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Indigestion/Dyspepsia (upset stomach)

Silence the bloat...

  • 15 min
  • Free (if eligible)
  • Columbia Street Pharmacy (GUARDIAN)

Service Description

➤ Self-assessment checklist: Heartburn, nausea, bloating, stomach discomfort, feeling full soon after eating, burping up food, stomach acid or gas ➤ What is indigestion (Dyspepsia)? Dyspepsia is a common condition and usually describes a group of symptoms rather than one predominant symptom. These symptoms include: º Belly pain or discomfort. º Bloating. º Feeling uncomfortably full after eating. º Nausea. º Loss of appetite. º Heartburn. º Burping up food or liquid (regurgitation). Most people will experience some symptoms of dyspepsia within their lifetimes. ➤ What causes it? Common causes of dyspepsia include: º Burped-up stomach juices and gas (regurgitation or reflux) caused by gastroesophageal reflux disease (GERD) or a hiatal hernia. º A disorder that affects movement of food through the intestines, such as irritable bowel syndrome. º Peptic (stomach) ulcer or duodenal ulcer. º An inability to digest milk and dairy products (lactose intolerance). º Gallbladder pain (biliary colic) or inflammation (cholecystitis). º Anxiety or depression. º Side effects of caffeine, alcohol, or medicines. Examples of medicines that may cause dyspepsia are aspirin and similar drugs, antibiotics, steroids, digoxin, and theophylline. º Swallowed air. º Stomach cancer. You can make changes to your lifestyle to help relieve your symptoms of dyspepsia. Here are some things to try: º Change your eating habits. º It's best to eat several small meals instead of two or three large meals. º After you eat, wait 2 to 3 hours before you lie down. Late-night snacks aren't a good idea. º Chocolate, mint, and alcohol can make dyspepsia worse. They relax the valve between the esophagus and the stomach. º Spicy foods, foods that have a lot of acid (like tomatoes and oranges), and coffee can make dyspepsia worse in some people. If your symptoms are worse after you eat a certain food, you may want to stop eating that food to see if your symptoms get better. º Do not smoke or chew tobacco. º If you get dyspepsia at night, raise the head of your bed 15 to 20 centimetres (6 to 8 inches) by putting the frame on blocks or placing a foam wedge under the head of your mattress. (Adding extra pillows does not work.) º Do not wear tight clothing around your middle. º Lose weight if you need to. Losing just 3 to 5 kilograms (5 to 10 pounds) can help. Treatment depends on what is causing the problem. If no specific cause is found, treatment focuses on relieving symptoms with medicine.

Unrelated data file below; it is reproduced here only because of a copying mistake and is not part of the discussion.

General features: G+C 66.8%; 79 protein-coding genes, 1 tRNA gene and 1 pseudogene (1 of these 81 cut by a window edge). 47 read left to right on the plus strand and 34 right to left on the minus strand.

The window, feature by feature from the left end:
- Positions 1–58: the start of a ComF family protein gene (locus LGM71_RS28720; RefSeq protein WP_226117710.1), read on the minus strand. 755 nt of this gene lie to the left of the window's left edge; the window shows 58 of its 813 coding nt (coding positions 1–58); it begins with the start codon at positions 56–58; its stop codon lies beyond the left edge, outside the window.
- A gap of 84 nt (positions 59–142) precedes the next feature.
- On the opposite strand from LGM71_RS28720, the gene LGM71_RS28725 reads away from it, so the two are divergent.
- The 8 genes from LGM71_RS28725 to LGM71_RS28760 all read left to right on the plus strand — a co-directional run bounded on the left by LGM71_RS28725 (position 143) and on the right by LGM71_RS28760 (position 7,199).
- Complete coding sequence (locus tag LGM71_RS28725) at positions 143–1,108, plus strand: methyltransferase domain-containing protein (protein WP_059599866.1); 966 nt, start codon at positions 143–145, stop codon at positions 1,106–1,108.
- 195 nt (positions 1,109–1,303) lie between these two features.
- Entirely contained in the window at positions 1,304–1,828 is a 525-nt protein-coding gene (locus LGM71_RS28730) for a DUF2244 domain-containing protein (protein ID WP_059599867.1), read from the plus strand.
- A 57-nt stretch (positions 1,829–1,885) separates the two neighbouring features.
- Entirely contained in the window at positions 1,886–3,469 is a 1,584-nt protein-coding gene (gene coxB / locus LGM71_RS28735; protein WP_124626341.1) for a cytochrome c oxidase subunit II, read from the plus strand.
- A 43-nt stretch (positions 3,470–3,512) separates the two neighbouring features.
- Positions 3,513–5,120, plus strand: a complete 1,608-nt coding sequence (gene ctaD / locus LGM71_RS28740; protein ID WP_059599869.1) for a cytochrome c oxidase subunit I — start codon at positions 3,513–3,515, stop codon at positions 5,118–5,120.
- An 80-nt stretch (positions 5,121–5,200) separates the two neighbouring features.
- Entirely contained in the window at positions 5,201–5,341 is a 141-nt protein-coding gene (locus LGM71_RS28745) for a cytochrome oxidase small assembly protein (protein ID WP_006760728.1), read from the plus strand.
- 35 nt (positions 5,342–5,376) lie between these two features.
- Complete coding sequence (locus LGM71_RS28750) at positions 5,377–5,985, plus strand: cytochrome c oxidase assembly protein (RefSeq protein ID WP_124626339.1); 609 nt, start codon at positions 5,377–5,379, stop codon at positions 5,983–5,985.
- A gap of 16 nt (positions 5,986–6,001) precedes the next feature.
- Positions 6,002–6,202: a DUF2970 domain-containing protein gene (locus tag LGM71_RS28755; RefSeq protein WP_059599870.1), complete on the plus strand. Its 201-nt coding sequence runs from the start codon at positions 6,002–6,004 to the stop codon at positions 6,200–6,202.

Contact Details

  • 300 Columbia Street #112, Kamloops, BC, Canada


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